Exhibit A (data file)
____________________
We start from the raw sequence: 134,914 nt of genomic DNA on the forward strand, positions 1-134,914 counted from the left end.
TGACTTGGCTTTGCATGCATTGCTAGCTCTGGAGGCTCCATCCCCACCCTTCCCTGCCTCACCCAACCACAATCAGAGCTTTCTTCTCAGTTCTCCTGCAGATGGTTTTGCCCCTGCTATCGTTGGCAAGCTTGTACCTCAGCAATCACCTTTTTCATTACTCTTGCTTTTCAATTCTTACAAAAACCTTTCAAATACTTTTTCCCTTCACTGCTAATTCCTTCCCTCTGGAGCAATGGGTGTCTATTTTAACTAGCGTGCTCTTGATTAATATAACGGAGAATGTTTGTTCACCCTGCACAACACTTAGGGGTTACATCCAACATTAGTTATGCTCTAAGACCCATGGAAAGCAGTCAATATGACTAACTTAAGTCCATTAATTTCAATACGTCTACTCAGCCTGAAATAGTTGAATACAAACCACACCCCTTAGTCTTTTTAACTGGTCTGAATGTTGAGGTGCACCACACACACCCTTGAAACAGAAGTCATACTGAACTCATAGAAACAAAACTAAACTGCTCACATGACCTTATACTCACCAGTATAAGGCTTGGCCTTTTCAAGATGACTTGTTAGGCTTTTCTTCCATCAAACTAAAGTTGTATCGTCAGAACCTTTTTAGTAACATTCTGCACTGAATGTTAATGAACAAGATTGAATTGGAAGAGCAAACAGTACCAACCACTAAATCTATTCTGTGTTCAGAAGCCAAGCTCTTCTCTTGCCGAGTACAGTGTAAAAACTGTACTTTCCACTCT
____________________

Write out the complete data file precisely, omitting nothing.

We start from the raw sequence: 134,914 nt of genomic DNA on the forward strand, positions 1-134,914 counted from the left end.
TGACTTGGCTTTGCATGCATTGCTAGCTCTGGAGGCTCCATCCCCACCCTTCCCTGCCTCACCCAACCACAATCAGAGCTTTCTTCTCAGTTCTCCTGCAGATGGTTTTGCCCCTGCTATCGTTGGCAAGCTTGTACCTCAGCAATCACCTTTTTCATTACTCTTGCTTTTCAATTCTTACAAAAACCTTTCAAATACTTTTTCCCTTCACTGCTAATTCCTTCCCTCTGGAGCAATGGGTGTCTATTTTAACTAGCGTGCTCTTGATTAATATAACGGAGAATGTTTGTTCACCCTGCACAACACTTAGGGGTTACATCCAACATTAGTTATGCTCTAAGACCCATGGAAAGCAGTCAATATGACTAACTTAAGTCCATTAATTTCAATACGTCTACTCAGCCTGAAATAGTTGAATACAAACCACACCCCTTAGTCTTTTTAACTGGTCTGAATGTTGAGGTGCACCACACACACCCTTGAAACAGAAGTCATACTGAACTCATAGAAACAAAACTAAACTGCTCACATGACCTTATACTCACCAGTATAAGGCTTGGCCTTTTCAAGATGACTTGTTAGGCTTTTCTTCCATCAAACTAAAGTTGTATCGTCAGAACCTTTTTAGTAACATTCTGCACTGAATGTTAATGAACAAGATTGAATTGGAAGAGCAAACAGTACCAACCACTAAATCTATTCTGTGTTCAGAAGCCAAGCTCTTCTCTTGCCGAGTACAGTGTAAAAACTGTACTTTCCACTCT